Ex-Secretary Mar Roxas is the first candidate for president in the post-Edsa era to run on the promise of specific program continuity, and he is not shy about it. At the Meet Inquirer Multimedia forum on Wednesday, he gave many answers that were based on a common premise, namely, that he was continuing President Aquino’s “daang matuwid” approach to governance.
Other candidates have campaigned on the basis of promised reforms, of course; but no one, not even Fidel Ramos in 1992, could present himself or herself as the avatar of continuity. Whether this is a winning strategy for Roxas—Mr. Aquino’s losing vice presidential running mate in 2010 and his survey-challenged preferred successor in 2016—remains to be seen.
It helps that President Aquino is the most popular president since the advent of regular political polling; having recovered from the decline in his approval and satisfaction ratings earlier this year, a drop caused by the Mamasapano tragedy, he is finishing his term with enviable ratings. Promoting the continuity of the so-called straight path is a logical attempt to translate those high numbers into votes.
But it has also become clear that Roxas does in fact believe, heart and mind and soul, in Mr. Aquino’s “daang matuwid.” His invocation of the administration mantra was a nonironic recurring feature of his responses at the Meet Inquirer Multimedia forum. Whatever one may think of the straight path approach to governance itself, or indeed of Roxas himself, it seems clear that he has embraced the “daan,” that the path is part of his personality.
At the forum, he described the President as “the moral force” of the straight path, without apologies and with no reluctance.
He seized the opportunity to define the elements of “daang matuwid” again and again, pivoting in the direction of the straight path almost regardless of the question.
He even answered the question about the extent or depth of support of the President’s sisters—“You are sure of the President’s full support, but what about his sisters?”—in a manner that was both straight to the point (“the short answer is yes”) and an invocation of the straight path yet again.
“When we filed our COCs [certificates of candidacy], Ate Ballsy and Viel were there. Pinky also on another occasion has showed her support, as well as Kris; we had a conversation. So I’m comfortable that the President and his family support ‘daang matuwid,’ and Mar, and Leni [Robredo, his candidate for vice president],” Roxas said.
Based on his answers, it seems that the reluctant politician, who left his career in investment banking and joined Philippine politics only after (and because) his brother died, thinks that reasonableness, the sincere but not necessarily exciting balancing of interests, is part of the “daang matuwid.”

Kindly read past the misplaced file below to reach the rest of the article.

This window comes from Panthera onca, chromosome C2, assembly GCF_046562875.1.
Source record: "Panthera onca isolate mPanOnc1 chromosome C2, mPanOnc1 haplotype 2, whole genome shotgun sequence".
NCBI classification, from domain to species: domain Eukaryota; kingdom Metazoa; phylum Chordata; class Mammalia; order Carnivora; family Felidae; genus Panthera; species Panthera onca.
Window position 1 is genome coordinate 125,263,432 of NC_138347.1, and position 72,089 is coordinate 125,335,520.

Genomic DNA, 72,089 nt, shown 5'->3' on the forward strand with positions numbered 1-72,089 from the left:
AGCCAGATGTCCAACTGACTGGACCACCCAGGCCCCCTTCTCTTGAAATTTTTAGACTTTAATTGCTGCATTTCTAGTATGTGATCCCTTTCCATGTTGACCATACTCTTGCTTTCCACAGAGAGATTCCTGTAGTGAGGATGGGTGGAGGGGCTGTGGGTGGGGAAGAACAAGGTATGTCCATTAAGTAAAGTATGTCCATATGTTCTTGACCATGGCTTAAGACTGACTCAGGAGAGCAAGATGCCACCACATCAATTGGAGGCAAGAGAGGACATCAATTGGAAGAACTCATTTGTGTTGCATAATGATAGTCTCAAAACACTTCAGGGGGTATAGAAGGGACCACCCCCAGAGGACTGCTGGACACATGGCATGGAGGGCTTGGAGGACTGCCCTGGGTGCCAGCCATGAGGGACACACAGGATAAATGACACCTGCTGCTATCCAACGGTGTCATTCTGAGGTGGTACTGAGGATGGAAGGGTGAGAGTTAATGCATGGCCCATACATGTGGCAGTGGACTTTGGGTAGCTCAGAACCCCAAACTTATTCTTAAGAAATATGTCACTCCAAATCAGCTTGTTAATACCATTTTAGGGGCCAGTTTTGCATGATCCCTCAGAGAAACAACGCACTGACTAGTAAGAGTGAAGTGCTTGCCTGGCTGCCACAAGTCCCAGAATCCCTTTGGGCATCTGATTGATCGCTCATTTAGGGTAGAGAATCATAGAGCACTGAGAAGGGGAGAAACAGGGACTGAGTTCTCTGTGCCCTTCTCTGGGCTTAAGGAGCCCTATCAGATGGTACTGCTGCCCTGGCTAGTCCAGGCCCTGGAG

His response to the question about tax reform, for instance, was measured, deliberate.
“Obviously all tax measures should be subject to review,” he said. “I just don’t think it is wise to review tax measures in the heat of the political atmosphere of an election.”
“If this degenerates to just pa-pogian [a contest to look good], then let’s not tax anyone anymore. It will become a dive to the bottom. Somebody will say 20-percent tax; the next one will say 10-percent tax, or 5 percent, or just zero,” he added.
Even his response to related questions about the sorry state of traffic in Metro Manila was calibrated, a weighing of the negative and the positive.
He acknowledged the dismay millions of Filipinos feel day to day: “I know the frustration and anger [of motorists and commuters] as they see the hours wasting away. By the time they get home it’s already late.”
At the same time, he directed attention to what was being done. “Yes, traffic exists but there are also solutions that are on the way,” he said.
He noted that connectors to the South Luzon Expressway and the North Luzon Expressway were already under construction. “All the vehicles that are on Edsa today will have 12 additional lanes to use once these things are up,” he said. He also said he would look into the decongestion of main roads by reviewing the franchises of buses.
“Ours is the only city in the world with multiple bus lines operating in the same route.”
Again, a seemingly reasonable position, but not without its vulnerable points. Why, for instance, did the Aquino administration take a long time to put these solutions in place?
But for better or worse, this is the government Roxas represents, this is the program he wants to continue, and this is the candidate he chooses to be.
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